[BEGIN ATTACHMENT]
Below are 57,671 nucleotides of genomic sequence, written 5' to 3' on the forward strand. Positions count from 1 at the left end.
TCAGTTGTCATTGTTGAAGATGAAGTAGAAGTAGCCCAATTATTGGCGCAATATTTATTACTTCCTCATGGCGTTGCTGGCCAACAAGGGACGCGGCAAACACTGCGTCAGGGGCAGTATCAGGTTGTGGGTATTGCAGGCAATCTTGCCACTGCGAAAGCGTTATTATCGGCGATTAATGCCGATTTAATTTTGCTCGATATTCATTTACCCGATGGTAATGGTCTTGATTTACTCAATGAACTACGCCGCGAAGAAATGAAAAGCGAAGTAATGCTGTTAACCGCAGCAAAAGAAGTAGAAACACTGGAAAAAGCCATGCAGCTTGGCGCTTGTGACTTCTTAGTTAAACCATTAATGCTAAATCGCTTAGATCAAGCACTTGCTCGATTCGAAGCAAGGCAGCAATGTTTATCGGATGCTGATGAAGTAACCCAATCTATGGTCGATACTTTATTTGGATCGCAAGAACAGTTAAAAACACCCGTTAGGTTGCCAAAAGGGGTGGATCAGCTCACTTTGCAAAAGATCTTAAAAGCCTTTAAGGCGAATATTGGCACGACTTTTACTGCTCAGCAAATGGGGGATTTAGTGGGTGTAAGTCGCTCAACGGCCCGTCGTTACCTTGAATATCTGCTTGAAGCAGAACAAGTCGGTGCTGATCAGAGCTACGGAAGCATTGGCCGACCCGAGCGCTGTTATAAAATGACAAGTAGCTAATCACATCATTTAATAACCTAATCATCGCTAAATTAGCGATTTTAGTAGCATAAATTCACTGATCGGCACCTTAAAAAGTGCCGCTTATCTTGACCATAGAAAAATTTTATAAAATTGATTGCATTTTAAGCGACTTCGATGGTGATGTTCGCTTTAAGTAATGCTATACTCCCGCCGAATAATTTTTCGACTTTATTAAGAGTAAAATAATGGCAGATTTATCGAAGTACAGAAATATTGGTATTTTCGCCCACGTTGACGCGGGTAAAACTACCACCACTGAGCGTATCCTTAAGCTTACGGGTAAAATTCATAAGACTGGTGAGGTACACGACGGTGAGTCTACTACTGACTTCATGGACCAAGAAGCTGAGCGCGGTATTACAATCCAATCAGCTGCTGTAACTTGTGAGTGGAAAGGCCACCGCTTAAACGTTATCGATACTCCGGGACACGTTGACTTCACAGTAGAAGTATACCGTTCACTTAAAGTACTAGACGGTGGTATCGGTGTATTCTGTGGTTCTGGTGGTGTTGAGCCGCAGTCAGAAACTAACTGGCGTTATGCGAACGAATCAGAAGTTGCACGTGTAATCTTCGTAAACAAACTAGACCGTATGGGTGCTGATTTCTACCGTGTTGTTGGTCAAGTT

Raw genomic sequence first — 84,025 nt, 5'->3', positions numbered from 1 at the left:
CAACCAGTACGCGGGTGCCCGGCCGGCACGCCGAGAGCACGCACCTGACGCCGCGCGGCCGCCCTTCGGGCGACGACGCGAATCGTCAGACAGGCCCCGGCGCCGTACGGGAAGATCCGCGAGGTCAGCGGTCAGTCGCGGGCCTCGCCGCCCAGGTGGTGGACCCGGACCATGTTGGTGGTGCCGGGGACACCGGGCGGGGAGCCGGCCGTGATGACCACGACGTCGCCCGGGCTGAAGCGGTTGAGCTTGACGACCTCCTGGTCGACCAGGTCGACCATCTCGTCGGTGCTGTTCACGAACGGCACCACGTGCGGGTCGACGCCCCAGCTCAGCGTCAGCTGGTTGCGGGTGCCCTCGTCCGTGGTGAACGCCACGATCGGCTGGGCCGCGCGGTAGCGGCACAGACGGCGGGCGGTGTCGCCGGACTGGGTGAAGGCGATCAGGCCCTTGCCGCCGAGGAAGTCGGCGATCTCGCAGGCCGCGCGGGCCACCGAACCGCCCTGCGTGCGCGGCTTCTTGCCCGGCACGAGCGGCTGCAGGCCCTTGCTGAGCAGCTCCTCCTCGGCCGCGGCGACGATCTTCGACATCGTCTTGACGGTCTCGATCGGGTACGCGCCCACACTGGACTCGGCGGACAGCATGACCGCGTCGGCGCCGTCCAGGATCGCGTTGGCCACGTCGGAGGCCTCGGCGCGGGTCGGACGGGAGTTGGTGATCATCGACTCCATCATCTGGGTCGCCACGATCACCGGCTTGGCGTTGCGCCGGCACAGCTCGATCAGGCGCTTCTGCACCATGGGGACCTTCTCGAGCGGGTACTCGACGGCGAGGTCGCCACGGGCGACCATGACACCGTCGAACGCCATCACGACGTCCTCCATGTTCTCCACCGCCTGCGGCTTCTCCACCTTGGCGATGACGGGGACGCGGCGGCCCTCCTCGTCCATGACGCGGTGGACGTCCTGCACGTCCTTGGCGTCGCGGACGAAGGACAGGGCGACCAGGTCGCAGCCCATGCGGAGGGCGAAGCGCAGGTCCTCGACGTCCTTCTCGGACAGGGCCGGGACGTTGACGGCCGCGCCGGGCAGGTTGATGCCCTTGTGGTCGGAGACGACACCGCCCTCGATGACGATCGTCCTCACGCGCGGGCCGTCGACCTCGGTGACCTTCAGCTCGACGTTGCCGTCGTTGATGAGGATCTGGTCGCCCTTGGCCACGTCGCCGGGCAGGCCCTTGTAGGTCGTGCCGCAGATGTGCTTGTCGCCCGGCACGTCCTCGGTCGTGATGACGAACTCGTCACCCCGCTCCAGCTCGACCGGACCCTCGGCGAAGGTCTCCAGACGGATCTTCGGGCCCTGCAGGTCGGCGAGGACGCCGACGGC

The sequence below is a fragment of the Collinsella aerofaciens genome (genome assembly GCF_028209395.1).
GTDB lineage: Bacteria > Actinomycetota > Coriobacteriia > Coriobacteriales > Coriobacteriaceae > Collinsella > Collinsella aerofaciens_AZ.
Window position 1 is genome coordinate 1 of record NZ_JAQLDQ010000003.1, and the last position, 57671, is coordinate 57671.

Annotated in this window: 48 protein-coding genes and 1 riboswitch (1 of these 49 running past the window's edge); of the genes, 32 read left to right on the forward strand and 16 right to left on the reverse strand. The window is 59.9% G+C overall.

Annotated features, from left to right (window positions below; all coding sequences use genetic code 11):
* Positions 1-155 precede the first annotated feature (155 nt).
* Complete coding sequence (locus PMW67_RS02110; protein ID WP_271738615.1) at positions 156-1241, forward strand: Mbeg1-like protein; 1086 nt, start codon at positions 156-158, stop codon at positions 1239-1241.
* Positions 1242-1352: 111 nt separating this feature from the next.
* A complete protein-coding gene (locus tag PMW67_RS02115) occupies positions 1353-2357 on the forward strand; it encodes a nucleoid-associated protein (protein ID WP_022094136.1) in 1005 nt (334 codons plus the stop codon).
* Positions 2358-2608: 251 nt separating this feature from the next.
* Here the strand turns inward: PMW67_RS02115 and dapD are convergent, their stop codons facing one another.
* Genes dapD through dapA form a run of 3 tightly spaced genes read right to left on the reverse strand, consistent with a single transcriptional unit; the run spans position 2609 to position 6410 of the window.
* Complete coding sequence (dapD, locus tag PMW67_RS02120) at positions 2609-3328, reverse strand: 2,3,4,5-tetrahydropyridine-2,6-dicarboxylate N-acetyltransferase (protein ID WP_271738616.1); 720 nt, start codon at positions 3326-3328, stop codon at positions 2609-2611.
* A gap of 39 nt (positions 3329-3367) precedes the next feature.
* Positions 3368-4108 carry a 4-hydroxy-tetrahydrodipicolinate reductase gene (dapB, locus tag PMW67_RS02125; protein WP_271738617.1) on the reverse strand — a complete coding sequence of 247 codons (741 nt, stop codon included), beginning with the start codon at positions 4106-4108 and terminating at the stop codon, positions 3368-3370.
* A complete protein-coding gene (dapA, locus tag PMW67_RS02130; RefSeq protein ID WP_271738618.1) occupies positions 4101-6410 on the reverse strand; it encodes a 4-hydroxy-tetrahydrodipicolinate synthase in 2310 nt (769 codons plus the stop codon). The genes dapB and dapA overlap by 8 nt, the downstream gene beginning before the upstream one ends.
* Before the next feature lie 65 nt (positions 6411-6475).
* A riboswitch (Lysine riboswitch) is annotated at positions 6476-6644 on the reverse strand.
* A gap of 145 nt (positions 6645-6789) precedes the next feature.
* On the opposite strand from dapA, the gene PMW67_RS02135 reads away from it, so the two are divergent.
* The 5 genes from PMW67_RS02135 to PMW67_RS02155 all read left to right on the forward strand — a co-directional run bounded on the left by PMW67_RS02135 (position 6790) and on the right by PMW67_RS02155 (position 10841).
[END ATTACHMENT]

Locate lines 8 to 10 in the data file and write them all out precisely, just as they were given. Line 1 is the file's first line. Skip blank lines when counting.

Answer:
Annotated in this window: 48 protein-coding genes and 1 riboswitch (1 of these 49 running past the window's edge); of the genes, 32 read left to right on the forward strand and 16 right to left on the reverse strand. The window is 59.9% G+C overall.

Annotated features, from left to right (window positions below; all coding sequences use genetic code 11):
* Positions 1-155 precede the first annotated feature (155 nt).